So, in the above lines, we have said that whenever the user moves the mouse inside the stage element, we will trigger a function called stage_mousemove_listener() (notice we do not include the parentheses in the command). Similarly, when the user moves the mouse over the robot element, it triggers robot_mouseover_listener(), and when the user moves the mouse outside of the stage, it triggers stage_mouseout_listener().

Unfortunately, as we mentioned before, Internet Explorer 8 and below has a (similar but) different command to do the same thing, so we will need to test to know which command the user's browser will understand and do that method.

You may notice that the format of the commands is very similar, but has some major differences - one says 'addEventListener' while the other says 'attachEvent'. One says 'mousemove' while the other says 'onmousemove'. One requires a third parameter, while the other only uses two. Mixing any of these up will cause the command to not run. These are the kinds of things that will make you want to bang your head against the wall. Unfortunately, this isn't the end of the extra coding we will need to do for cross-browser capability.

Listening Functions

Next, we are going to write the listening functions. We will start with the function that is triggered when the user mouses over the stage. Since this is a mousemove listener, this function will trigger every time the mouse is moved inside the stage area (meaning it will trigger several times a second while the mouse is moving). This function will need to compare the location of the robot with the location of the mouse, and make the robot behave accordingly. Each time the function is triggered, it will check if the robot needs to continue running the same direction or change behaviors. So, it will need to be something like this:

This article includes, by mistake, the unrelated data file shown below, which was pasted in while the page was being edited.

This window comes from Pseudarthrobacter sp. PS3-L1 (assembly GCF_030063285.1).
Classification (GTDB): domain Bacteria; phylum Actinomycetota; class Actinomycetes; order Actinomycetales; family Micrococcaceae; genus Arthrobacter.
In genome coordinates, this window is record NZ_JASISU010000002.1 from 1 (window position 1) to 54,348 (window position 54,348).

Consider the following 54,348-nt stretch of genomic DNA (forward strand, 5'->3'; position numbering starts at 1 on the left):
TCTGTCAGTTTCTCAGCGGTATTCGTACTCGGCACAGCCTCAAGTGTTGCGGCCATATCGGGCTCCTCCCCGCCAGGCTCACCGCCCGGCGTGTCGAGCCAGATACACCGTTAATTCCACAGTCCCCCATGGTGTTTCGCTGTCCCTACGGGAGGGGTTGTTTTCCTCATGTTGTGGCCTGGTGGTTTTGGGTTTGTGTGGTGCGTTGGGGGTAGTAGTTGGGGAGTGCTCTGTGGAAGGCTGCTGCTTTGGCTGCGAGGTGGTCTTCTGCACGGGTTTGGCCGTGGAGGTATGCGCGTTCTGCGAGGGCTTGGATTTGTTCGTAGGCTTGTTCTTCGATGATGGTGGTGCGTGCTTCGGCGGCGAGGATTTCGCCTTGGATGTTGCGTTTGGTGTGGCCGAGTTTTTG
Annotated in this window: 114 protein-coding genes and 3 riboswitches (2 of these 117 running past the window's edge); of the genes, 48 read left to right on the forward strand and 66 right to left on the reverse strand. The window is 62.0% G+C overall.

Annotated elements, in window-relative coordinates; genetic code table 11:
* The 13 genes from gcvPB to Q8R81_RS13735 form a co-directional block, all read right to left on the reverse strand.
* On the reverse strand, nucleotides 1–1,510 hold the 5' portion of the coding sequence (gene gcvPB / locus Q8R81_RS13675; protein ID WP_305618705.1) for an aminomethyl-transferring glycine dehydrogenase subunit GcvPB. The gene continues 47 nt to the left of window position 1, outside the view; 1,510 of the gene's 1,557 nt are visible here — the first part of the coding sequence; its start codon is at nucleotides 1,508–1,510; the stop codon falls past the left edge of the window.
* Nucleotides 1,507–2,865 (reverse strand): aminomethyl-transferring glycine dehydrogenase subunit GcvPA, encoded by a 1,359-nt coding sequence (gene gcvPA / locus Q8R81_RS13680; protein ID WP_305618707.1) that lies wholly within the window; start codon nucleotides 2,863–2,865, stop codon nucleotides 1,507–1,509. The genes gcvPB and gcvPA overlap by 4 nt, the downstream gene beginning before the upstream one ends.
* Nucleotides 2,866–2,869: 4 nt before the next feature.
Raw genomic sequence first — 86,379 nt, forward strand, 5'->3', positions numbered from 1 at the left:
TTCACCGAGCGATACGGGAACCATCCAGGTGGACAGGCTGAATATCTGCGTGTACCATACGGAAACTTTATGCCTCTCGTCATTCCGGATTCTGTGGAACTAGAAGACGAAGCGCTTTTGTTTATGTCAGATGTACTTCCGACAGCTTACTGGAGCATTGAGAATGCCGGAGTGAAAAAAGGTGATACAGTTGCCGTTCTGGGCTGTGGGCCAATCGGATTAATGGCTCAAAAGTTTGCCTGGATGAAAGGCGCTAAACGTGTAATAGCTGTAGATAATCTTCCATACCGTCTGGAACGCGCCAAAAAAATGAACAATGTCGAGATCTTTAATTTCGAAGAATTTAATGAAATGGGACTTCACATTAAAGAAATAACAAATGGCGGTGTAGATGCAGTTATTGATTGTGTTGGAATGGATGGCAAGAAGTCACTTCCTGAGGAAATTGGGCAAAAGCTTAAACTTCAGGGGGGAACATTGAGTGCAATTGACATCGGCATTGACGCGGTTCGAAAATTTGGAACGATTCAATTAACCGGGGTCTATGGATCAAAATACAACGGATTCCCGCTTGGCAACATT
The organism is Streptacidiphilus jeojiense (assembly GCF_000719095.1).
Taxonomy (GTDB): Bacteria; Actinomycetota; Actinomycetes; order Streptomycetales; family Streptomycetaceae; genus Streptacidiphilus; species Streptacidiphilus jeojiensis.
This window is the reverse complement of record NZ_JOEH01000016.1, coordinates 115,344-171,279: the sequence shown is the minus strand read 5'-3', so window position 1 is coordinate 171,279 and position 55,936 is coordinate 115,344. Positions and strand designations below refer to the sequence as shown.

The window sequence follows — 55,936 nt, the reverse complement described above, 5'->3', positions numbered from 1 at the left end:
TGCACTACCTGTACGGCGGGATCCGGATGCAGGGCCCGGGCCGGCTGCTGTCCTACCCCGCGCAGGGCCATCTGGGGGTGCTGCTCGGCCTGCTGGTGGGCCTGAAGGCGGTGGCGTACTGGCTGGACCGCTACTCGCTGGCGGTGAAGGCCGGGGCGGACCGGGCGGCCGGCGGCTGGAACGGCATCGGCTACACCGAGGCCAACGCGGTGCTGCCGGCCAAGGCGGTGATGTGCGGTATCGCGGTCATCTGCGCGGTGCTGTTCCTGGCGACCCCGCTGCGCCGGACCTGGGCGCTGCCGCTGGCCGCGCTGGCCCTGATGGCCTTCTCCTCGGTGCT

So, in the function above, once we are able to find mouseX, we compare it to where the robot is and trigger or stop the different running functions as needed. Unfortunately, finding mouseX is a bit tricky, since mouse position is another thing that different browsers do differently. In lieu of (more) complicated and long-winded explanations, here is the cross-browser method for finding mouseX, as inspired from the excellent Quirksmode blog (which is a great source for more advanced JavaScript studying).

We have an argument called e in the function, even though we don't pass it anything. Since this is an event listener, we can have an automatic variable called e that stores event information like mouse data. But because different browsers store it differently, we have to add a lot of extra steps.

We finally find mouseX by finding posX (which is the x-position of the mouse on the page) and subtracting how far the stage is from the far left of the page (stored in stageOffset.xpos). This gives us how far from the left edge of the stage the mouse is, which we can directly compare with robot.offsetLeft. Since the stage could be located differently around the page depending on the layout, we will also need to find the exact pixel offset of the stage for the function to be accurate, and store that information in stageOffset. Fortunately there is a neat trick we can use to find an element's absolute offset with this function from Vishal Astik's blog.